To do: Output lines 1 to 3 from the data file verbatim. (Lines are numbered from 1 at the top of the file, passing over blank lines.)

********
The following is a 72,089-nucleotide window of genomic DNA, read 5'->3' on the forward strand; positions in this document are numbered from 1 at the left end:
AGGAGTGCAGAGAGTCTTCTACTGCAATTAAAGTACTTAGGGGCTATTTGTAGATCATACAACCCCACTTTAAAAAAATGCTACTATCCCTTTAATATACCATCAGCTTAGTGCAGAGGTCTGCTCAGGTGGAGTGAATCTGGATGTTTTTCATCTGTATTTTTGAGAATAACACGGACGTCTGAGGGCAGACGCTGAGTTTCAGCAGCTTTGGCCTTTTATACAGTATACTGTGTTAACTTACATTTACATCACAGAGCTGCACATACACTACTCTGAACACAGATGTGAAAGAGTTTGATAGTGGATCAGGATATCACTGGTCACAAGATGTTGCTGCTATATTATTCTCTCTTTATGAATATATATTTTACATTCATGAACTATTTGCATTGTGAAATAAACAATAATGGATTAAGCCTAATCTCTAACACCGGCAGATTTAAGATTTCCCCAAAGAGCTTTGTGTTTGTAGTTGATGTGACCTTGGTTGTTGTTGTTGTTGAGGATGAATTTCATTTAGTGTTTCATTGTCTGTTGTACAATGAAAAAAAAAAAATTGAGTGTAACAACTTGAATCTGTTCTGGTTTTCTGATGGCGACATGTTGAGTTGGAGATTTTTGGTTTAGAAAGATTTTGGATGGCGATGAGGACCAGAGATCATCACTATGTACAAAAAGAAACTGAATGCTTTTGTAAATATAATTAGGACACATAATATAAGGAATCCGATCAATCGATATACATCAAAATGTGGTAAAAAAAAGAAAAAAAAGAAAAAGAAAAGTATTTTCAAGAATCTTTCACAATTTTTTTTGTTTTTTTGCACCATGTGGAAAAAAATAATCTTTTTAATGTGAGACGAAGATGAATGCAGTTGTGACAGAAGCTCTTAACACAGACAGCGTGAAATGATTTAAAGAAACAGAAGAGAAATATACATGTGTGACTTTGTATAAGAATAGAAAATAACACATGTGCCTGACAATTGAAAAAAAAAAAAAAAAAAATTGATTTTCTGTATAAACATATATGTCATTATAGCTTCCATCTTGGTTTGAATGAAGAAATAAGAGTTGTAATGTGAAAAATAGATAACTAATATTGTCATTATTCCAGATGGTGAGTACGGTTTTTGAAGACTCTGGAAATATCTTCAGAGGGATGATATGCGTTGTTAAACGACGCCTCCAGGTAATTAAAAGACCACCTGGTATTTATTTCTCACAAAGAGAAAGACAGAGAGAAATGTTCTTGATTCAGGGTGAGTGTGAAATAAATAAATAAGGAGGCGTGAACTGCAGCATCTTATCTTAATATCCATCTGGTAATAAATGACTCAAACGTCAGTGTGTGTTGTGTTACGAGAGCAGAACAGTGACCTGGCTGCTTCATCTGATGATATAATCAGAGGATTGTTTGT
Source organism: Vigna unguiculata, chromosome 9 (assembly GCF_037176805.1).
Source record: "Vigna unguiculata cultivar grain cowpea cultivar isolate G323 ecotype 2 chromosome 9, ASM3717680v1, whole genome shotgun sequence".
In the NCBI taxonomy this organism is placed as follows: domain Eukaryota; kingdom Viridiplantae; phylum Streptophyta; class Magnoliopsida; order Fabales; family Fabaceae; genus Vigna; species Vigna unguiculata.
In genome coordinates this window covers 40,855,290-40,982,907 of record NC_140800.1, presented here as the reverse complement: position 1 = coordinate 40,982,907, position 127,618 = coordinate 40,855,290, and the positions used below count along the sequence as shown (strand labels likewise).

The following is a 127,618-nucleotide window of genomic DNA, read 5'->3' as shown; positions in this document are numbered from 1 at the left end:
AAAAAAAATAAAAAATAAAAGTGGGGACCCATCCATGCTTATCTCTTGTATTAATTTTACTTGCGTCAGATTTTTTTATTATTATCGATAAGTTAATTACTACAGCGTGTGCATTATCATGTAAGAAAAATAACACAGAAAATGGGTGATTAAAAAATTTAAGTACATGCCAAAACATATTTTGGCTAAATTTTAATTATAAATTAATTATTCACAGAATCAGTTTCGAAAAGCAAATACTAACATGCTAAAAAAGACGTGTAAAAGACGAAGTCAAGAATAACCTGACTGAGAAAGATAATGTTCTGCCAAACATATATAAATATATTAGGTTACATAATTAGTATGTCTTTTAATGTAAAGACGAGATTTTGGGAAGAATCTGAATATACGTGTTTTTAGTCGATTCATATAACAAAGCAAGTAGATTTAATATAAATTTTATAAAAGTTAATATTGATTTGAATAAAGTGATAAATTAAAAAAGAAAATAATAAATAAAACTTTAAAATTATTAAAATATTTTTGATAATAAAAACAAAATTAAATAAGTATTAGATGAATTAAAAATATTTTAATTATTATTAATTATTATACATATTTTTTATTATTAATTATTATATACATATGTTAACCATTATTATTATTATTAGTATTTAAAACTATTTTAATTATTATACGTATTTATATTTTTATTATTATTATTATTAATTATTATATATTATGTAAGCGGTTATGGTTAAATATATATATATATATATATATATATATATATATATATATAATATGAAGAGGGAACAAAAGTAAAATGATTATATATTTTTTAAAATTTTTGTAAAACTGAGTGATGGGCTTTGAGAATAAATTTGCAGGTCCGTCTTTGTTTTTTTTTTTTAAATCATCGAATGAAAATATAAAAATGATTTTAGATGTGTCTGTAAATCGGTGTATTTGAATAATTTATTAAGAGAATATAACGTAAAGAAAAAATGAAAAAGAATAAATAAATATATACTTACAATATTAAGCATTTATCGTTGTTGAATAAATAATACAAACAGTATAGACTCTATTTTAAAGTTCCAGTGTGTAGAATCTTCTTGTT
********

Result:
The following is a 72,089-nucleotide window of genomic DNA, read 5'->3' on the forward strand; positions in this document are numbered from 1 at the left end:
AGGAGTGCAGAGAGTCTTCTACTGCAATTAAAGTACTTAGGGGCTATTTGTAGATCATACAACCCCACTTTAAAAAAATGCTACTATCCCTTTAATATACCATCAGCTTAGTGCAGAGGTCTGCTCAGGTGGAGTGAATCTGGATGTTTTTCATCTGTATTTTTGAGAATAACACGGACGTCTGAGGGCAGACGCTGAGTTTCAGCAGCTTTGGCCTTTTATACAGTATACTGTGTTAACTTACATTTACATCACAGAGCTGCACATACACTACTCTGAACACAGATGTGAAAGAGTTTGATAGTGGATCAGGATATCACTGGTCACAAGATGTTGCTGCTATATTATTCTCTCTTTATGAATATATATTTTACATTCATGAACTATTTGCATTGTGAAATAAACAATAATGGATTAAGCCTAATCTCTAACACCGGCAGATTTAAGATTTCCCCAAAGAGCTTTGTGTTTGTAGTTGATGTGACCTTGGTTGTTGTTGTTGTTGAGGATGAATTTCATTTAGTGTTTCATTGTCTGTTGTACAATGAAAAAAAAAAAATTGAGTGTAACAACTTGAATCTGTTCTGGTTTTCTGATGGCGACATGTTGAGTTGGAGATTTTTGGTTTAGAAAGATTTTGGATGGCGATGAGGACCAGAGATCATCACTATGTACAAAAAGAAACTGAATGCTTTTGTAAATATAATTAGGACACATAATATAAGGAATCCGATCAATCGATATACATCAAAATGTGGTAAAAAAAAGAAAAAAAAGAAAAAGAAAAGTATTTTCAAGAATCTTTCACAATTTTTTTTGTTTTTTTGCACCATGTGGAAAAAAATAATCTTTTTAATGTGAGACGAAGATGAATGCAGTTGTGACAGAAGCTCTTAACACAGACAGCGTGAAATGATTTAAAGAAACAGAAGAGAAATATACATGTGTGACTTTGTATAAGAATAGAAAATAACACATGTGCCTGACAATTGAAAAAAAAAAAAAAAAAAATTGATTTTCTGTATAAACATATATGTCATTATAGCTTCCATCTTGGTTTGAATGAAGAAATAAGAGTTGTAATGTGAAAAATAGATAACTAATATTGTCATTATTCCAGATGGTGAGTACGGTTTTTGAAGACTCTGGAAATATCTTCAGAGGGATGATATGCGTTGTTAAACGACGCCTCCAGGTAATTAAAAGACCACCTGGTATTTATTTCTCACAAAGAGAAAGACAGAGAGAAATGTTCTTGATTCAGGGTGAGTGTGAAATAAATAAATAAGGAGGCGTGAACTGCAGCATCTTATCTTAATATCCATCTGGTAATAAATGACTCAAACGTCAGTGTGTGTTGTGTTACGAGAGCAGAACAGTGACCTGGCTGCTTCATCTGATGATATAATCAGAGGATTGTTTGT
Source organism: Vigna unguiculata, chromosome 9 (assembly GCF_037176805.1).